Several times a year, researchers can submit an application for measuring time electronically to the User Office. We examine the applications and pass them on to two or three external reviewers, who assess the scientific quality of every application independently. The reviewers then convene at PSI and give every application a final mark, which enables them to draw up a ranking list.
And who is actually allowed to come in the end?
The measuring time is allocated strictly according to this ranking. Anyone who ends up too far down the list will go away empty-handed this time, but is welcome to try again at a later date, of course. If an application has obviously been poorly drafted, however, we provide feedback on how it might be improved next time round. Anyway, all the applicants we turn down receive a comment explaining why their application was unsuccessful. And every facility has a small time buffer for urgent cases, such as if a new, highly interesting material needs a rapid publication or a doctoral student is unable to complete his or her project without a particular measurement.
Hundreds of applications are submitted by every deadline. How can you cope with such quantities?
I thank my lucky stars for our Digital User Office (or DUO for short), a software programme that my colleague Markus Knecht developed especially with our needs at PSI in mind. It makes our work so much easier. DUO is so good that it’s already being used at other research facilities all over the world. This is also because we enjoy an excellent relationship with the user offices at other major research facilities in Europe and we help each other out.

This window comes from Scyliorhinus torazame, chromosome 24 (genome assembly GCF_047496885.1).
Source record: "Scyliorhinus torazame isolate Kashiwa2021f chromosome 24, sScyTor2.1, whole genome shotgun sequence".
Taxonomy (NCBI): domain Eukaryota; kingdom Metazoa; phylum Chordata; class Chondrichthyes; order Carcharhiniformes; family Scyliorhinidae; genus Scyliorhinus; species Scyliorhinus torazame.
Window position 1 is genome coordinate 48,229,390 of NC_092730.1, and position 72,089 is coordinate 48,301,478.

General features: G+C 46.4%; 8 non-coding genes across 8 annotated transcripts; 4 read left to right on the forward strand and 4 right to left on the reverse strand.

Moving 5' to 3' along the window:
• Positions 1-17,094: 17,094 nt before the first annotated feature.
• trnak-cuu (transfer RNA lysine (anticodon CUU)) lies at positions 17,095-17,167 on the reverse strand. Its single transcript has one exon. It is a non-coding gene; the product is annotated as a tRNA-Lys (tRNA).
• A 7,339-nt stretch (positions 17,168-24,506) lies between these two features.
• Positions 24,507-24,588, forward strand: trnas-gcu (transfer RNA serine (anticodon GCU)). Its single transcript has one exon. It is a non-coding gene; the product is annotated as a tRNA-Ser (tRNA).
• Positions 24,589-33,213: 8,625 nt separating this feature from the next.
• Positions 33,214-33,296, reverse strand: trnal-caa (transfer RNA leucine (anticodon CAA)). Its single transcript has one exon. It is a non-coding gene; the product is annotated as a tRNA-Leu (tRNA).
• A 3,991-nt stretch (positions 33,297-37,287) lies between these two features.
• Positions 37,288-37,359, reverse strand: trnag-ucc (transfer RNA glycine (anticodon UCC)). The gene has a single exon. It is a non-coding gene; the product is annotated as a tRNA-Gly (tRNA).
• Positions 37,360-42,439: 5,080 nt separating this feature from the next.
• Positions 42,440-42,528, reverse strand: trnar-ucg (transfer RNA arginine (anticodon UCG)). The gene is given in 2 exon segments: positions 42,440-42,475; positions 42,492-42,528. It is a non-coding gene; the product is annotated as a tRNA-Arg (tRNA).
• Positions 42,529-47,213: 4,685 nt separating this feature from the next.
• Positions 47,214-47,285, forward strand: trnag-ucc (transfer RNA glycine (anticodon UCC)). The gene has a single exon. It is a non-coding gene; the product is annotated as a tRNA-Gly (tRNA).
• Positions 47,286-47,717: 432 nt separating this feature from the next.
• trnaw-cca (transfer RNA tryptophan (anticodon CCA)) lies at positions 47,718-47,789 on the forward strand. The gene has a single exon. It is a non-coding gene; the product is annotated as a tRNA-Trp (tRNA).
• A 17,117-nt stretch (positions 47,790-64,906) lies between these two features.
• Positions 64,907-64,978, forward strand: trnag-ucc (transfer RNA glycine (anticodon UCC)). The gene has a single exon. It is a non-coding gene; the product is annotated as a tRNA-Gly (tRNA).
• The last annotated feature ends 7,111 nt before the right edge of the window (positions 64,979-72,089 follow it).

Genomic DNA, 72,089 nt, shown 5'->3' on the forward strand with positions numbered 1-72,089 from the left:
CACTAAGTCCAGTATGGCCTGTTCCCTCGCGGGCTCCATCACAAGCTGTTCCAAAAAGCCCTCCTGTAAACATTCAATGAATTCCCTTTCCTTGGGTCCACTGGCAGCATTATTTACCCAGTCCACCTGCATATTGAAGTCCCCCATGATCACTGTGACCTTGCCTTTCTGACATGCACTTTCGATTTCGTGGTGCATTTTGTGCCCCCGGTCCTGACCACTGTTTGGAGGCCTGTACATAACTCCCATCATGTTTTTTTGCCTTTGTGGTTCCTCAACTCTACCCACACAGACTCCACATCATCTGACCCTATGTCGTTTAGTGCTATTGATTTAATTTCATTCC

What is this Digital User Office capable of?
DUO helps smooth the application process very efficiently. I shudder to think of the times when hundreds of emails came in with Word files just before a deadline. With DUO, the interested researchers upload their measurement applications themselves. We can then allocate the reviewers electronically straightaway. They enter their evaluations and we notify the users via DUO. And the best thing: we can also record the scientific publications based on data obtained at PSI in DUO, which is extremely important for our scientists and the institute as a testament to the quality of our work.
There is a lot of competition among the large research facilities. How do you explain the fact that PSI’s facilities are so coveted?
On the one hand, of course, people look at the technical prerequisites, for example the quality of the instruments on offer, the sample environment and the stability of the accelerators. But the scientific supervision of the users by PSI staff on site is just as important. The better the scientific supervision and the more effectively someone runs his or her experimentation station to get the most out of it, the better the results will be. We want to ensure that there is a truly scientific collaboration between the users and the PSI researchers in as many cases as possible, as opposed to purely supervising the experiment.
Interview: Paul Scherrer Institute/Alexandra von Ascheraden